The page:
Posts Tagged ‘pencil’
The pencil’s journey into your hand has been a 500-year process of discovery and invention. It began in the countryside of northern England, but a one-eyed balloonist from Napoleon Bonaparte’s army, one of America’s most famous philosophers, and some of the world’s most successful scientists and industrialists all have had a hand in the creation and refinement of this humble writing implement…
The story of everyone’s go-to writing implement: “The Write Stuff- How the Humble Pencil Conquered the World.”
* Stan Laurel
As we keep our erasers handy, we might spare a memorial thought for Hugo Gernsback, a Luxemborgian-American inventor, broadcast pioneer, writer, and publisher; he died on this date in 1967 at the age of 83.
Gernsback held 80 patents at the time of his death; he founded radio station WRNY, was involved in the first television broadcasts and is considered a pioneer in amateur radio. But it was a writer and publisher that he probably left his most lasting mark: In 1926, as owner/publisher of the magazine Modern Electrics, he filled a blank spot in his publication by dashing off the first chapter of a series called “Ralph 124C 41+.” The twelve installments of “Ralph” were filled with inventions unknown in 1926, including “television” (Gernsback is credited with introducing the word), fluorescent lighting, juke boxes, solar energy, television, microfilm, vending machines, and the device we now call radar.
The “Ralph” series was an astounding success with readers; and later that year Gernsback founded the first magazine devoted to science fiction, Amazing Stories. Believing that the perfect sci-fi story is “75 percent literature interwoven with 25 percent science,” he coined the term “science fiction.”
Gernsback was a “careful” businessman, who was tight with the fees that he paid his writers– so tight that H. P. Lovecraft and Clark Ashton Smith referred to him as “Hugo the Rat.”
Still, his contributions to the genre as publisher were so significant that, along with H.G. Wells and Jules Verne, he is sometimes called “The Father of Science Fiction”; in his honor, the annual Science Fiction Achievement awards are called the “Hugos.”
(Coincidentally, today is also the birthday– in 1906– of Philo T. Farnsworth, the man who actually did invent television… and was thus the inspiration for the brand name “Philco.”)
Johnny Gamber cares about pencils– so much so that he’s into his tenth year of blogging about them. Fellow lovers of lead (and of superior sharpeners, stationery, erasers, and the like) will want to head over to his site: Pencil Revolution.
(Readers might also want to luxuriate in Henry Petroski’s glorious paean, The Pencil: A History of Design and Circumstance.)
* Xi Chuan, Notes on the Mosquito: Selected Poems
As we crank the sharpener, we might recall that it was on this date in 1811, in Arnold, Nottinghamshire, that the angry textile artisans attacked a textile factory– the first of the Luddite Riots.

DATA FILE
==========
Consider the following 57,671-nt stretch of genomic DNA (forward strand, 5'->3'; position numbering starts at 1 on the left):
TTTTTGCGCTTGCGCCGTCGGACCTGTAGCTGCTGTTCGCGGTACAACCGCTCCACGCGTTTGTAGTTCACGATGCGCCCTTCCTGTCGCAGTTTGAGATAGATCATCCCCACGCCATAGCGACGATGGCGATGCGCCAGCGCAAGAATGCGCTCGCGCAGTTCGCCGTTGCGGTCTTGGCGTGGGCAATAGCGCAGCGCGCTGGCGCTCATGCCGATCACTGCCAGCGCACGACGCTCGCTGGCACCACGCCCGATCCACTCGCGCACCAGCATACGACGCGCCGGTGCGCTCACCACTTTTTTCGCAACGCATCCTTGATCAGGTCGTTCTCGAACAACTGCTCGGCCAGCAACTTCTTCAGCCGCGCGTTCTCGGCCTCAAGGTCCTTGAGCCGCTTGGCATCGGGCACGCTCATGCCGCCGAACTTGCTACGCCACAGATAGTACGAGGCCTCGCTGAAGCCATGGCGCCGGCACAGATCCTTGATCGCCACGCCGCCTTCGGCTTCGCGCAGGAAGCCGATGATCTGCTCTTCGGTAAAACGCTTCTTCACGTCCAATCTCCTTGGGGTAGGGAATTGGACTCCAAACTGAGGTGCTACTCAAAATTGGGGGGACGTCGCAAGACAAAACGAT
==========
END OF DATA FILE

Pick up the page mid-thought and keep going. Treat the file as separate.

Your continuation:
The Luddite movement emerged during the harsh economic climate of the Napoleonic Wars, when stocking frames, spinning frames, and power looms introduced during the Industrial Revolution threatened to replace the artisans with less-skilled, low-wage laborers. Although the origin of the name “Luddite” is uncertain, a popular theory is that the movement was named after Ned Ludd, who allegedly smashed two stocking frames in 1779, and whose name had become emblematic of those who fight against technology that eliminates traditional jobs (or culture).
As we muse on Mango Tango, we might recall that it was on this date in 1895 that Frederick E. Blaisdell of Philadelphia, Pennsylvania, was granted U.S. patent No. 549,952 for a paper pencil, (self-sharpening pencils, on which the tip could be renewed by peeling away some of the paper barrel– the type better known as “china markers” today), as well as patent number 550,212 for a machine for manufacturing pencils.
Readers seemed to enjoy Simon Raper’s diagrammatic history of philosophy (see “Who’s Hume“), so may also appreciate Brendan Griffen‘s even more ambitious visual essay– a depiction of the connections between every important thinker, ever: “The Graph of Ideas.”
He fields it at two levels of detail; the first (pictured at the top of this post, with a link to a zoomable version) treats roughly 850 thinkers, clustering those most closely related and showing how each is connected. For example:
The second treats his entire set of 4,200 thinkers; it is here (it’s a 50MB file, so takes a while to load– but it’s worth it).
Read the backstory– the method used and the iterative attempts to avoid a Western bias– here.
[TotH to CoDesign]
As we honor our ancestors, we might send carefully-scrawled birthday greetings to Nicolas-Jacques Conté; he was born on this date in 1755. While Conté was an accomplished painter, balloonist, and army officer, he is best remembered for his contribution to the later contributions to the charts above: the invention of the modern pencil.
Your correspondent is off for a period of deep and serious study of the smoked and fried foods of the Low Country. Sticky fingers being the impediment to keyboarding that they are, regular service will resume in mid-August… Y’all have fun!